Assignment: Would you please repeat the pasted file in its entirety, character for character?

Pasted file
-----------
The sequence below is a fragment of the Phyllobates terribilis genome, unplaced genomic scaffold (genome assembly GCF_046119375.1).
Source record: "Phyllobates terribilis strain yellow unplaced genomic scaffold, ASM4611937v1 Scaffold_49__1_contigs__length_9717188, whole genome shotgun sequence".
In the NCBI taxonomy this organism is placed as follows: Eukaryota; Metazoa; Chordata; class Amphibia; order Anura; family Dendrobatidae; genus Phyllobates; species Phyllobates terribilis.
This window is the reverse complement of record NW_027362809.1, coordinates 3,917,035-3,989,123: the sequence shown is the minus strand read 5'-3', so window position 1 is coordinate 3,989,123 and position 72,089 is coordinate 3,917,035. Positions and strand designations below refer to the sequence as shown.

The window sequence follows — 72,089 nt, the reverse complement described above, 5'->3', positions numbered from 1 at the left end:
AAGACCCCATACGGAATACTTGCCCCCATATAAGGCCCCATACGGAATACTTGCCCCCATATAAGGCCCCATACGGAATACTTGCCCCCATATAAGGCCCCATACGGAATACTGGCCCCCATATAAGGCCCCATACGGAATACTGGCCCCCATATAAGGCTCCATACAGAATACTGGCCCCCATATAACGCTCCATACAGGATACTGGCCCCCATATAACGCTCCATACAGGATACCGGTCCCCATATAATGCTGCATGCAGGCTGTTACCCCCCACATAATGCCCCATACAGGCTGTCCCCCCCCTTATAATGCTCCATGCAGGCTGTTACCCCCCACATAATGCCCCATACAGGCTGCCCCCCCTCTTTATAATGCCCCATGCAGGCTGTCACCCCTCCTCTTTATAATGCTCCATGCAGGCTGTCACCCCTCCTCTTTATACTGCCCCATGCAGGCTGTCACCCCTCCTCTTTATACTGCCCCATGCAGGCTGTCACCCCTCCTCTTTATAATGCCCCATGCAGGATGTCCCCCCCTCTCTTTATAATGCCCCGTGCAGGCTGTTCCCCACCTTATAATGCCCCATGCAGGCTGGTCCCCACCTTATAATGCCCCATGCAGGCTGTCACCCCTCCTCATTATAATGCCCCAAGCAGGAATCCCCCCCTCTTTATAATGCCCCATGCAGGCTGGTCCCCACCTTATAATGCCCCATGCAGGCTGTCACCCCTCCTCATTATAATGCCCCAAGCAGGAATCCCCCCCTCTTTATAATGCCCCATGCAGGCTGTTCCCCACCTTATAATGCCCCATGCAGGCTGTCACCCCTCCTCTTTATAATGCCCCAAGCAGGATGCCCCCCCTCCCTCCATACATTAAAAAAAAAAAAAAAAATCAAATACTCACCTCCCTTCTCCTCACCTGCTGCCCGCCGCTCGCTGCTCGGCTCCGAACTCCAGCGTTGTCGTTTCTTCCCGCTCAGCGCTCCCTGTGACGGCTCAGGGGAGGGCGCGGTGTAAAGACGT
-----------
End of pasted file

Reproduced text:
The sequence below is a fragment of the Phyllobates terribilis genome, unplaced genomic scaffold (genome assembly GCF_046119375.1).
Source record: "Phyllobates terribilis strain yellow unplaced genomic scaffold, ASM4611937v1 Scaffold_49__1_contigs__length_9717188, whole genome shotgun sequence".
In the NCBI taxonomy this organism is placed as follows: Eukaryota; Metazoa; Chordata; class Amphibia; order Anura; family Dendrobatidae; genus Phyllobates; species Phyllobates terribilis.
This window is the reverse complement of record NW_027362809.1, coordinates 3,917,035-3,989,123: the sequence shown is the minus strand read 5'-3', so window position 1 is coordinate 3,989,123 and position 72,089 is coordinate 3,917,035. Positions and strand designations below refer to the sequence as shown.

The window sequence follows — 72,089 nt, the reverse complement described above, 5'->3', positions numbered from 1 at the left end:
AAGACCCCATACGGAATACTTGCCCCCATATAAGGCCCCATACGGAATACTTGCCCCCATATAAGGCCCCATACGGAATACTTGCCCCCATATAAGGCCCCATACGGAATACTGGCCCCCATATAAGGCCCCATACGGAATACTGGCCCCCATATAAGGCTCCATACAGAATACTGGCCCCCATATAACGCTCCATACAGGATACTGGCCCCCATATAACGCTCCATACAGGATACCGGTCCCCATATAATGCTGCATGCAGGCTGTTACCCCCCACATAATGCCCCATACAGGCTGTCCCCCCCCTTATAATGCTCCATGCAGGCTGTTACCCCCCACATAATGCCCCATACAGGCTGCCCCCCCTCTTTATAATGCCCCATGCAGGCTGTCACCCCTCCTCTTTATAATGCTCCATGCAGGCTGTCACCCCTCCTCTTTATACTGCCCCATGCAGGCTGTCACCCCTCCTCTTTATACTGCCCCATGCAGGCTGTCACCCCTCCTCTTTATAATGCCCCATGCAGGATGTCCCCCCCTCTCTTTATAATGCCCCGTGCAGGCTGTTCCCCACCTTATAATGCCCCATGCAGGCTGGTCCCCACCTTATAATGCCCCATGCAGGCTGTCACCCCTCCTCATTATAATGCCCCAAGCAGGAATCCCCCCCTCTTTATAATGCCCCATGCAGGCTGGTCCCCACCTTATAATGCCCCATGCAGGCTGTCACCCCTCCTCATTATAATGCCCCAAGCAGGAATCCCCCCCTCTTTATAATGCCCCATGCAGGCTGTTCCCCACCTTATAATGCCCCATGCAGGCTGTCACCCCTCCTCTTTATAATGCCCCAAGCAGGATGCCCCCCCTCCCTCCATACATTAAAAAAAAAAAAAAAAATCAAATACTCACCTCCCTTCTCCTCACCTGCTGCCCGCCGCTCGCTGCTCGGCTCCGAACTCCAGCGTTGTCGTTTCTTCCCGCTCAGCGCTCCCTGTGACGGCTCAGGGGAGGGCGCGGTGTAAAGACGT